A DAMNING audit report into The Pyramids Centre in Southsea has left the swimming pool’s future hanging by a thread.
The confidential document lists a host of concerns and concludes Southsea Community Leisure Limited may be wasting public funds.
Officers found ‘systematic failures in management and financial controls’ which had left the operator ‘exposed to a critical degree of financial failure, fraud and reputational damage’.
Among the problems identified were proper stock records not being kept, staff not being CRB checked and a lack of safeguards to prevent fraud.
Tomorrow, Portsmouth City Council will meet to consider whether SCLL should be given more money, on top of the £1.3m it has already been loaned, to continue running the facility.
But the authority’s own head of finance has told councillors it would be ‘neither legal nor financially responsible’ to keep propping up the firm without insisting on major changes and going out to tender.
Other options include closing the Pyramids while a new operator is sought, taking the running back under council control, or closing the facility for good and demolishing the building.
Former Tory councillor Jim Fleming has been a critic of SCLL since it took over running the centre in 2009.
He said: ‘I’ve been warning about this for months if not years and all of my fears have been borne out. The council has a duty to safeguard taxpayers’ money and they have singly failed to do that.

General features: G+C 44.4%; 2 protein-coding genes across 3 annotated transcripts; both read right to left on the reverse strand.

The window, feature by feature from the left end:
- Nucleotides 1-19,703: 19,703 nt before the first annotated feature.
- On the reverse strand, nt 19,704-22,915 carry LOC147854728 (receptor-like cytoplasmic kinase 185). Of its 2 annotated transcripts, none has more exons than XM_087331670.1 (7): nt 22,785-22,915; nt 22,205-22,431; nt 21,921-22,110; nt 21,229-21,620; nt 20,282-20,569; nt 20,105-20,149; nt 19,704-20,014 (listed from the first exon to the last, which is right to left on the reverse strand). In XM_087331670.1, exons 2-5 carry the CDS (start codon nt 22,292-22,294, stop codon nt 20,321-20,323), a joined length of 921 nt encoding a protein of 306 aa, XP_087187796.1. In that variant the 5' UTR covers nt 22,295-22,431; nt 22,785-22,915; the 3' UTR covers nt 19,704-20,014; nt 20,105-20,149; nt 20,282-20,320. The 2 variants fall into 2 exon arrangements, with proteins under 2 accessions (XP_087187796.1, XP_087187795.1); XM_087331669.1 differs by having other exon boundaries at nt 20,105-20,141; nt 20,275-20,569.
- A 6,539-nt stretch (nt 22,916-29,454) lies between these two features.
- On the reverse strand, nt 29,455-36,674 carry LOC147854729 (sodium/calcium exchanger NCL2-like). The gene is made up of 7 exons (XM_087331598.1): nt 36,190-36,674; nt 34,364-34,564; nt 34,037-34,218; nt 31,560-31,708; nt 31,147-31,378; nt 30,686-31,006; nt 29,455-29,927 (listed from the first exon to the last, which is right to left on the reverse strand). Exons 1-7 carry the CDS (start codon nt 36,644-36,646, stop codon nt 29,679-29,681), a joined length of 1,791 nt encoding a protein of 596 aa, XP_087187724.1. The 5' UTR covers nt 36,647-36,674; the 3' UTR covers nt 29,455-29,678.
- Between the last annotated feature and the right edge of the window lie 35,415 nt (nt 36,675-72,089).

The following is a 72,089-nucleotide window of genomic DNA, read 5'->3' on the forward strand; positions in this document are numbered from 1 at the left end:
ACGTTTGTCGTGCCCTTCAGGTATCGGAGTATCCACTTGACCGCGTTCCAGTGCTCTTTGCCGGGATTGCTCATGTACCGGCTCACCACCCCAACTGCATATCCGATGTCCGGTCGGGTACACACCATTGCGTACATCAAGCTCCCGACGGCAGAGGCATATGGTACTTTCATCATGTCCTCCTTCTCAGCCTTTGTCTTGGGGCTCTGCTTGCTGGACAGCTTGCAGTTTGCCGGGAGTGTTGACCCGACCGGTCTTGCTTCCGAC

‘Talks with other local operators need to start now.’
Chairwoman of The Pyramids board Judith Smyth, defended her group’s performance and said there had recently been a dramatic increase in the number of members. She said: ‘We have restructured the management team and are working hard to improve our internal processes and systems so that we can realise our ambition of being a leading social enterprise for Portsmouth.
‘We understand the council needs to consider the future of The Pyramids. It owns the building and has lent us funds to improve it, and we welcome the opportunity to tender for the business in 2013.’
Some other fears raised in the report:
· Low vending machine profit levels suggested either stock or money had gone missing.
· There was no separation of duties between staff selling and stock taking, increasing ‘the risk of fraud’.
· The general manager was unaware of the firm’s ‘legal liabilities’ with regards to CRB checks.
· Too many family members and friends were being employed, leading to ‘the risk of collusion and unfair practices’.
· A VAT invoice was altered against HMRC regulations.
· Two spare safe keys were being stored inside the safe.